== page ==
There Is an “I” in “Community,” But It’s a Small One

Humbling experiences aren’t always fun. Or tasty. The other day, I had one that was both. I got together with a bunch of people to press apples into cider.

(all photos courtesy Gene Helfman)

(all photos courtesy Gene Helfman)

It started out totally fun, as I’d expected. A huge pile of boxed and bagged apples of all colors and sizes awaited us on the sunny grass. We set up a rough assembly line along two picnic tables: wash, bleach, rinse, cut. Ferry bowls of cut fruit to the pressers; ferry bowls of bruised bits to the compost. Chat, munch, switch roles. Joke, chat, munch. Ah, work parties! On a sunny day in October! What could feel more comfortable, neighborly, plain old right?

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Except that it was taking FOREVER. At one point somebody glanced up and noticed that the giant apple-box pile did not seem to have shrunk at all. Then I made the mistake of asking what time it was. I had budgeted two hours in my busy day for this communal activity. We had been there for an hour and a half, and we were maybe a quarter done.

Uh-oh.I could feel those comfy communal feelings begin to evaporate. Cue pun about “pressing issues”…

I have SO MUCH to do. Gotta finish my Book Two proofs to get them to my book designer in time to upload the fixes and still be able to have Headwinds ready at its launch party. Gotta paint the signs and put up posters for the Gretchen Wing & Friends concert next week. Augh, my concert!!! Gotta practice that run in the third song which keeps tripping me up, and that horrible C-B-flat-G progression I haven’t nailed yet. And I’m having friends over for dinner and I promised them pie. And, oh shoot, when’s the last time I vacuumed?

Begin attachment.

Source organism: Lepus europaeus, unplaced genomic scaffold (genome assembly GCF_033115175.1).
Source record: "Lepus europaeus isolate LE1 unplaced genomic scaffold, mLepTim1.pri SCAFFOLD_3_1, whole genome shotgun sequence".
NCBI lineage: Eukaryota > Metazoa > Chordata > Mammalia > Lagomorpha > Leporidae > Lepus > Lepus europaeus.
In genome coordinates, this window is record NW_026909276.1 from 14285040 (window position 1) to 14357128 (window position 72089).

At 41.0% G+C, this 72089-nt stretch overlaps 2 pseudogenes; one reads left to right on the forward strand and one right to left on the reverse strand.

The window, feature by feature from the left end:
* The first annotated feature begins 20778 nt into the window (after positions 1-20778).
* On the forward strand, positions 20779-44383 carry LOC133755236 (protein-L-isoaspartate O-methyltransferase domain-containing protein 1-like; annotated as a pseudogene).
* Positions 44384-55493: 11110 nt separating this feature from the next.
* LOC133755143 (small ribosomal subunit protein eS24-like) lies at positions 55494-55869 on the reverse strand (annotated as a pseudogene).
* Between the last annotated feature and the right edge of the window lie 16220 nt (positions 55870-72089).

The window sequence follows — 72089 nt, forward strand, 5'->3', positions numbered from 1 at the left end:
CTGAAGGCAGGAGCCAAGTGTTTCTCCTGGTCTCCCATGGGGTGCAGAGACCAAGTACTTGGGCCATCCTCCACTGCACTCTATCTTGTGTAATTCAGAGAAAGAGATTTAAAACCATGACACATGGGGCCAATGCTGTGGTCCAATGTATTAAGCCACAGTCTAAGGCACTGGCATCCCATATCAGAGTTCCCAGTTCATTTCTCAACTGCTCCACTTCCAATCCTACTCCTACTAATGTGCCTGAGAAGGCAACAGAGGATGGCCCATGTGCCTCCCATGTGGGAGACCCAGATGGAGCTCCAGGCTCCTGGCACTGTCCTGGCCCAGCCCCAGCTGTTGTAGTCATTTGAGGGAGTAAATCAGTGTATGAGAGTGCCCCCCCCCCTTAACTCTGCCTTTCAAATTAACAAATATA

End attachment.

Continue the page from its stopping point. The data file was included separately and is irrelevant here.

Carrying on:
Did I mention that the group doing the cider-pressing was the Quaker Meeting I attend?Can there be a more communal, thoughtful, self-less group than a bunch of Quakers? Anyone else feeling the irony here?

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Of course I couldn’t leave. That would just have increased the workload for everyone else. No one else was leaving early. Probably no one else was even thinking of leaving early. And plenty of them had more pressing job or family concerns than I did.

Apparently publishing a book and performing in a concert–especially within the same week–can make you kinda self-centered. Especially if you tend that way already.

So I stayed. We rinsed and chopped and chatted and munched. We laughed a lot. Finally, we stopped…not because we ran out of apples. We simply ran out of containers.

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I biked home, two hours later than I had expected to, with two gallons of cider, and another gallon of perspective. Did not get my proofs fixed until the next day. Did not practice. Still have to paint those signs. Haven’t touched that vacuum. But yeah…that pie was delicious. And the cider–even more so.

Does this sound at all familiar to anyone? Do you ever struggle to let communal work find its place amid your personal “stuff,” or do you have the opposite problem? Any tips for finding that balance?

 

2 thoughts on “There Is an “I” in “Community,” But It’s a Small One

  1. I relate to being almost forced to break away from my to-do list to do something else. Recently happened to me – the hubs wanted to go hiking on a beautiful day last week, and I had lots of stuff to do. But he wanted to go, so I went, even though it freaked me out to think of everything that needed to get done. BUT, the change of pace, the time spent outside, with my husband, getting out of myself and my crap was well worth it.

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